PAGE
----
Like most places around the World, Ecuador’s cities have good and bad areas. Many of the best hotels are located on good, safe areas. You should take the same precautions as you would if you were to travel to a major city such as New York or London. Be mindful of pickpocketers when walking in the street or in crowded public areas. Don’t walk around with expensive jewelry or with a lot of cash on hand. Use only registered and certified taxi cabs. Be wary of people who randomly approach you. Don’t venture into places you have not previously asked about. It is not recommended to walk in the streets after dark.

The major towns in the Galapagos Islands such as Puerto Ayora and Puerto Baquerizo Moreno are generally quite safe. You can walk on the streets after dark but you should always be mindful of your surroundings.


Are there any health restrictions?

Good general health is required for your travel to Galapagos. You will take long walks in hot weather, especially when traveling from December to June. If you take medication regularly, we advise you to take enough for the length of your trip. Please advise your travel consultant if you have any medical condition, which may require attention. If you are vegetarian, allergic to any food or under a special diet, please let us know in advance, so we can comply with your requirements.


What type of medical services and facilities are available?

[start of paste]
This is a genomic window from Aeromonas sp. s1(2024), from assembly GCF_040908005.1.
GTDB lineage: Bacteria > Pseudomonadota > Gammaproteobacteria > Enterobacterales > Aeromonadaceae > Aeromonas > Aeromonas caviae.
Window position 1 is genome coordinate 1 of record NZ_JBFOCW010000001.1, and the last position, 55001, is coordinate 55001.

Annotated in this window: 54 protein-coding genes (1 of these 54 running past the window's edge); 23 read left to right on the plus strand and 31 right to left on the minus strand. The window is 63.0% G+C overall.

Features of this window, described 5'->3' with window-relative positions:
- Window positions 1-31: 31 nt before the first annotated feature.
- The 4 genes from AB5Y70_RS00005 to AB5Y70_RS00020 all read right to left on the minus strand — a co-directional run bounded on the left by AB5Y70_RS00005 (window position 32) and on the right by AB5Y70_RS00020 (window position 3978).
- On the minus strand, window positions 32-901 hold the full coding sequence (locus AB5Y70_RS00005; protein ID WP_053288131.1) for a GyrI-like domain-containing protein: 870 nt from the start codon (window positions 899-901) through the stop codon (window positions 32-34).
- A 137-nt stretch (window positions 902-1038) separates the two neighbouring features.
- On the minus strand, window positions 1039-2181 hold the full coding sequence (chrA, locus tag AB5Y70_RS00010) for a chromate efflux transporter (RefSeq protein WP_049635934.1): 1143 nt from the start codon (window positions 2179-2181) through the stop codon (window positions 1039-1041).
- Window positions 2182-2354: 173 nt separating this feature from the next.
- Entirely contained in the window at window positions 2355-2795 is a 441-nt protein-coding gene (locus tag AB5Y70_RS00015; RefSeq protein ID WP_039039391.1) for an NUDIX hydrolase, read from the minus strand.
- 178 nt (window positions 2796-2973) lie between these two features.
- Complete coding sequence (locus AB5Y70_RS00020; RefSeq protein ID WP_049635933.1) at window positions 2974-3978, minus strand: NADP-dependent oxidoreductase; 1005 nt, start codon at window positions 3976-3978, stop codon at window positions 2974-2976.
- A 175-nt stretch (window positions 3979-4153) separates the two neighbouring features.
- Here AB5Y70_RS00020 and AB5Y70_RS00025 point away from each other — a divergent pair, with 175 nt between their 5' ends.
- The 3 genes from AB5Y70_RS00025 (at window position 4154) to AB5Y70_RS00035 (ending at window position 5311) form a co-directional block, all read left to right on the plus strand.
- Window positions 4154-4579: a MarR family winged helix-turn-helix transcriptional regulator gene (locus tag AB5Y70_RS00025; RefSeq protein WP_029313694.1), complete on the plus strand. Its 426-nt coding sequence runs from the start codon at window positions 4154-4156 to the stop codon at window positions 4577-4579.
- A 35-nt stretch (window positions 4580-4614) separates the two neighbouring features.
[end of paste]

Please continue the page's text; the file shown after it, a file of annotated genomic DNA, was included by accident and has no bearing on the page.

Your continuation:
Modern hospital facilities are not available in the Galapagos. The towns of Puerto Ayora and Puerto Baquerizo have small hospitals and drug stores. We recommend to bring your own medicine as brands may change from one country to another, or a specific medicine may not be available. Due to the lack of services and medical facilities we strongly recommend you get emergency medical evacuation insurance.


Customs for Ecuador and the Galapagos Islands 

You will have to clear customs upon arrival to Ecuador (Quito or Guayaquil). All of your personal baggage will be scanned for items such as fresh fruit and or other fresh plant and animal foods. The Galapagos Islands does not have customs since there are no international airports. In the airport your personal luggage will receive a short inspection for things like fruits or seeds that might be introduced to the islands.


What are the travelling options to visit the Galapagos?

There are three main modalities to visit the enchanted islands:

  1. On a cruise. This is the most recommended option, since cruises can get to the farthest islands. It’s the best way to see as much wildlife as possible.
  2. Inland. You can stay at a hotel in one of the inhabited islands and plan do daily excursions to nearby islands.
  3. – Island Hopping. You can start your journey in one of the inhabited island, stay a couple of days and then travel by sea or fly to another island. This is a new modality.


What are wet or dry landings?

A wet landing is where you step out of the vessel into the water to wade ashore. Several of the islands you will visit are reached via wet landings. Dry landings require some balance and timing to step from the “panga” onto a rock or other piece of land (not a dock). You don’t need to be an athlete but being reasonably fit and somewhat agile is necessary and will help you enjoy all that the islands have to offer.